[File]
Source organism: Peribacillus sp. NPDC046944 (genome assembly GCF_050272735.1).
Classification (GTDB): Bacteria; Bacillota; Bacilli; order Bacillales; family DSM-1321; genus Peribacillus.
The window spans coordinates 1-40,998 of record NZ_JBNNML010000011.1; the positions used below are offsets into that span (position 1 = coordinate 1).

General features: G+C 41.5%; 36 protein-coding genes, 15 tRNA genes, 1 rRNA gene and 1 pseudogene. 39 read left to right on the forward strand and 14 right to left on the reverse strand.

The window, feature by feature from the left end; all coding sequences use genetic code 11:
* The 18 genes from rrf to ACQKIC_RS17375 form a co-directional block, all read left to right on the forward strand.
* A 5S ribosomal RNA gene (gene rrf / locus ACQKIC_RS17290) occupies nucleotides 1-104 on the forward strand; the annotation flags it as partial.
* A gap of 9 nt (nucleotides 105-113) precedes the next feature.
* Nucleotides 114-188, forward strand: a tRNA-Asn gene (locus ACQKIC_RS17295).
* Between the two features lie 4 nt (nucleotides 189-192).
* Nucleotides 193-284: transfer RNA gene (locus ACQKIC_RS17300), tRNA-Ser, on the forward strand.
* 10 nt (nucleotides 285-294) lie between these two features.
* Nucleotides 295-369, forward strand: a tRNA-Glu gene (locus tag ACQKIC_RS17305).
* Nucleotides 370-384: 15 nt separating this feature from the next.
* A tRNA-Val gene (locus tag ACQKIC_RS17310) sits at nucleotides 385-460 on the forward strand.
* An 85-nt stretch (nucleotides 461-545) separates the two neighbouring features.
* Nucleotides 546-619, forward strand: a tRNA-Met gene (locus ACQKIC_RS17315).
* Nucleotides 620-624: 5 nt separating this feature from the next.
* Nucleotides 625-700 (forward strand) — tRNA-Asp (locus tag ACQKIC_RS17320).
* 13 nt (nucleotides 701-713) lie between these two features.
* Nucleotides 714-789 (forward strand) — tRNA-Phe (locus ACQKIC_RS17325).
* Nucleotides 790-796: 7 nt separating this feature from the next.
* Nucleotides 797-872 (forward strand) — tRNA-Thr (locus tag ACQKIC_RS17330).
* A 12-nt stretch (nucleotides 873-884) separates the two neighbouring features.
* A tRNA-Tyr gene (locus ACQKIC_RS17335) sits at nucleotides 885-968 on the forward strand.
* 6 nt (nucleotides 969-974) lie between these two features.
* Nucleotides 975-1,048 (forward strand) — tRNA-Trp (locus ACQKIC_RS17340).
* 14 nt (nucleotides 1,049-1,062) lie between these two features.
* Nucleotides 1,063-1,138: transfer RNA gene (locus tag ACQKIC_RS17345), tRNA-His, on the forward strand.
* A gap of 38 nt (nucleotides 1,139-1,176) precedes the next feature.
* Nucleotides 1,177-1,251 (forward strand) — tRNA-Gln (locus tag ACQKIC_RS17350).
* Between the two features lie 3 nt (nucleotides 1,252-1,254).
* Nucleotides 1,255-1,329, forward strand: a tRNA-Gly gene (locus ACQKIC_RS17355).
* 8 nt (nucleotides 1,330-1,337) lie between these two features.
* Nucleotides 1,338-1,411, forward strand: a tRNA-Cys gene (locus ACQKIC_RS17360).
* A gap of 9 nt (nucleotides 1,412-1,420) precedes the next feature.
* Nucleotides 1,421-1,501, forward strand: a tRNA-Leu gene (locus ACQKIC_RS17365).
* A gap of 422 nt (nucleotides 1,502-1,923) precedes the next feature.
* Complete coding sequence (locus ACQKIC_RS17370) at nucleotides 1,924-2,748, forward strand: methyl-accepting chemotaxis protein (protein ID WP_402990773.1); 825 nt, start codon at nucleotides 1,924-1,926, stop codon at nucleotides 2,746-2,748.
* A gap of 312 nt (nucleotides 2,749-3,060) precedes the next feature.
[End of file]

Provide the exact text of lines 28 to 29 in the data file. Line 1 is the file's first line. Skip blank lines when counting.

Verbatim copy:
* 14 nt (nucleotides 1,049-1,062) lie between these two features.
* Nucleotides 1,063-1,138: transfer RNA gene (locus tag ACQKIC_RS17345), tRNA-His, on the forward strand.